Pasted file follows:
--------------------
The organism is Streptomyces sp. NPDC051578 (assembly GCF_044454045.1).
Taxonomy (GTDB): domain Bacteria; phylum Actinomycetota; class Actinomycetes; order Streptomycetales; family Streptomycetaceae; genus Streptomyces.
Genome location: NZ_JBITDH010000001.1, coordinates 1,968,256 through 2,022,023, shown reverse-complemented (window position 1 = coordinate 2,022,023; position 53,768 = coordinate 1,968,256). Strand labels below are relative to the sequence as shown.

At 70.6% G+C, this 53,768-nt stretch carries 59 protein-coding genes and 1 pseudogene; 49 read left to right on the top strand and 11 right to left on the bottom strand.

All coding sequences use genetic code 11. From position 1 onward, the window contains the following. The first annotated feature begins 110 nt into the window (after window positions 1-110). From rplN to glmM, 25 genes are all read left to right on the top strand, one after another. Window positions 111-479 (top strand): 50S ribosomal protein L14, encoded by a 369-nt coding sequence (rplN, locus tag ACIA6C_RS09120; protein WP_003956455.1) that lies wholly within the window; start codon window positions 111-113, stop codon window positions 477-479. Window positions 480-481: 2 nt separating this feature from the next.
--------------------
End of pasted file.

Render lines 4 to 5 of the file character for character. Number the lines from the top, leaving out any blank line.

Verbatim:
At 70.6% G+C, this 53,768-nt stretch carries 59 protein-coding genes and 1 pseudogene; 49 read left to right on the top strand and 11 right to left on the bottom strand.

All coding sequences use genetic code 11. From position 1 onward, the window contains the following. The first annotated feature begins 110 nt into the window (after window positions 1-110). From rplN to glmM, 25 genes are all read left to right on the top strand, one after another. Window positions 111-479 (top strand): 50S ribosomal protein L14, encoded by a 369-nt coding sequence (rplN, locus tag ACIA6C_RS09120; protein WP_003956455.1) that lies wholly within the window; start codon window positions 111-113, stop codon window positions 477-479. Window positions 480-481: 2 nt separating this feature from the next.